The French have been short of cycling heroes for a while now, but often had mixed emotions when they did have a great talent to celebrate. Jacques Anquetil, the blond, chiselled-featured Norman who became the first man to win the Tour de France five times, was a prodigiously gifted and versatile rider who dominated the sport for more than a decade from the mid-Fifties.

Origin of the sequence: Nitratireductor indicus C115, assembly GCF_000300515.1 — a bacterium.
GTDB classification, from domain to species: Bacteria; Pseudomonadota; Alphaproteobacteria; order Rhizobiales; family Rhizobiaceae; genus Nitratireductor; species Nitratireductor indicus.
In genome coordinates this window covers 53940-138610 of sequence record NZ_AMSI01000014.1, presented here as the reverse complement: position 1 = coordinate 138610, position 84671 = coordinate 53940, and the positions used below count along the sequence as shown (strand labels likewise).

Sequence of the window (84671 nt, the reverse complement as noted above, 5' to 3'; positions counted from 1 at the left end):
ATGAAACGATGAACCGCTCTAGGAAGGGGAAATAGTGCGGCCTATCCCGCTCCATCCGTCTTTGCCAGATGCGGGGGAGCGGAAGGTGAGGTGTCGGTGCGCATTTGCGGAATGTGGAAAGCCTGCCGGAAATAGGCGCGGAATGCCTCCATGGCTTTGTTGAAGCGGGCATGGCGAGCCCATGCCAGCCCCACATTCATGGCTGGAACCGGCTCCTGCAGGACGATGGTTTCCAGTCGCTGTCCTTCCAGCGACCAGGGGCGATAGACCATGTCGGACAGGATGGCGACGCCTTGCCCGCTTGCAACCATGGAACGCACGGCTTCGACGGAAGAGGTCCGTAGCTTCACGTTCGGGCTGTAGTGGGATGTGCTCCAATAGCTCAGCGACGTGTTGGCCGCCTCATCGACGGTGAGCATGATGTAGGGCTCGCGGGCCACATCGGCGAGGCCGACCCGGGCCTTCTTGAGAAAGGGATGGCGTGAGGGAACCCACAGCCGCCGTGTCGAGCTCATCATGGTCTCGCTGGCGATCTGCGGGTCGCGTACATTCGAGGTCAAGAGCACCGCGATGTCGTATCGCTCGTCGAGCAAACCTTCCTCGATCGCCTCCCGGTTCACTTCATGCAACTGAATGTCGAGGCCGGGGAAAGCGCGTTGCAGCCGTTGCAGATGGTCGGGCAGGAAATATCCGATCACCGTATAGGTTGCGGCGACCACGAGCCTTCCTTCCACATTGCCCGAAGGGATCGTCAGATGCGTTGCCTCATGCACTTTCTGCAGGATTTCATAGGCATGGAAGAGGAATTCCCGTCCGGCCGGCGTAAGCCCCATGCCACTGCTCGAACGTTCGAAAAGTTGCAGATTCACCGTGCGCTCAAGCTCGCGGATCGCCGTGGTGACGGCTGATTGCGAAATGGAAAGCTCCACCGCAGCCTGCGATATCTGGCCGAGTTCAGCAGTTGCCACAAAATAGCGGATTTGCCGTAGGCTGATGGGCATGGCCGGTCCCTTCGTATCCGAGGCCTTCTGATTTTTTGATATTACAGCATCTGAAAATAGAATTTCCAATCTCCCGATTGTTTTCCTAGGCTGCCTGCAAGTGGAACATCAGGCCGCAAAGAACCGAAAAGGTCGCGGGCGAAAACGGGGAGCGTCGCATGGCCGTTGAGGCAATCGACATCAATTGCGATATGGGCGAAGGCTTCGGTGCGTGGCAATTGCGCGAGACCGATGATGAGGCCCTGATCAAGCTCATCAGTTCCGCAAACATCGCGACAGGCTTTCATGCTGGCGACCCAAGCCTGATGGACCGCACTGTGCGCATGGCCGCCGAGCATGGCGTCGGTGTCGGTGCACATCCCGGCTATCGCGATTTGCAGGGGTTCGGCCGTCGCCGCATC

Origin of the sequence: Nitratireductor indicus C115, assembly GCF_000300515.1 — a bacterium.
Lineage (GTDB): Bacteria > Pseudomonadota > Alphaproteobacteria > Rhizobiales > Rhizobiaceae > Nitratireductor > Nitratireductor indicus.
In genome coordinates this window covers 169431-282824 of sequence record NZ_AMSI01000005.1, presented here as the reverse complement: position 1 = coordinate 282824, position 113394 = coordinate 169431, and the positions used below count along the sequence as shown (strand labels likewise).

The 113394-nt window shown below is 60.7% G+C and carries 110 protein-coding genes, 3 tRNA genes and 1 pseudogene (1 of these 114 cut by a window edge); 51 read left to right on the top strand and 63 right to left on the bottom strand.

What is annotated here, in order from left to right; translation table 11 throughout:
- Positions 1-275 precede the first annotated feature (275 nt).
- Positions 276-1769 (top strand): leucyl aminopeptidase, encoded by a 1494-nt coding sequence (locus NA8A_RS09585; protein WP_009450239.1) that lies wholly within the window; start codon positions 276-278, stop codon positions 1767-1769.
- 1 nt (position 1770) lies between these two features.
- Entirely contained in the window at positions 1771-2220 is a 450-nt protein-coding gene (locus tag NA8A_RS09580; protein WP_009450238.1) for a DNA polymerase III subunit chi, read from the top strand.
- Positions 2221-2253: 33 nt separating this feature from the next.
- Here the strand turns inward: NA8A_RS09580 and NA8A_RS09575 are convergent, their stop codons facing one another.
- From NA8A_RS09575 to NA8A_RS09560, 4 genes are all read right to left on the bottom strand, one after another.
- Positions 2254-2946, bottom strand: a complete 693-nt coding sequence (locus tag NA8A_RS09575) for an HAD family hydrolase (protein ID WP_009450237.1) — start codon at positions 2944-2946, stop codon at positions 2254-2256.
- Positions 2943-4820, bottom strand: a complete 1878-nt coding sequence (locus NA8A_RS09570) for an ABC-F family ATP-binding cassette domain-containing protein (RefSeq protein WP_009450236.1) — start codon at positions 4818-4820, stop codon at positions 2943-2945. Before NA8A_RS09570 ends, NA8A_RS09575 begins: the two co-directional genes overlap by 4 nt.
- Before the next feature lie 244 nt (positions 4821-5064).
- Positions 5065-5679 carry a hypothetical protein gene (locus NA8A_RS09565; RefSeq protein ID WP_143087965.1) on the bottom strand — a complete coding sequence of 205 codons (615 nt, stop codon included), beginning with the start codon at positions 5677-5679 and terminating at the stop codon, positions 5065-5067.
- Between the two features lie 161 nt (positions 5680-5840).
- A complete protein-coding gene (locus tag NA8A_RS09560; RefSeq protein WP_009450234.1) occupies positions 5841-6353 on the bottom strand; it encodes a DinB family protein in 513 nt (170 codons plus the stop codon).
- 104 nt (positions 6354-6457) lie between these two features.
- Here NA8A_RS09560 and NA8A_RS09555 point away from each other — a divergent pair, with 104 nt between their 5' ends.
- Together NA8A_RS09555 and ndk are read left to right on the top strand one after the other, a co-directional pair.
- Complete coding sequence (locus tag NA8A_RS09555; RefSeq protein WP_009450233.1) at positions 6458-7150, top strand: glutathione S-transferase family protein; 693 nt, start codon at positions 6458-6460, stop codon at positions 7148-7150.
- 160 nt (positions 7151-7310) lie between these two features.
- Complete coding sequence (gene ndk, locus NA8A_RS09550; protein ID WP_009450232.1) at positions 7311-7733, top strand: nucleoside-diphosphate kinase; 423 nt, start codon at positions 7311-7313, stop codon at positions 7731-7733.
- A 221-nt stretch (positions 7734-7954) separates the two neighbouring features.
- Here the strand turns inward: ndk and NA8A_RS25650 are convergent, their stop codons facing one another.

Yet his perceived hauteur, mercenary attitude and openly admitted drug use inspired respect rather than affection. It was not so chez Anquetil, though; he seduced then married his best friend's wife, later fathering a child by his stepdaughter and having another with his stepson's ex-wife before dying of cancer at 53. To his credit, Paul Howard has not allowed Anquetil's astonishing love life to overwhelm his equally extraordinary career, producing an impeccably researched book that is far more measured than its sensationalist title suggests.
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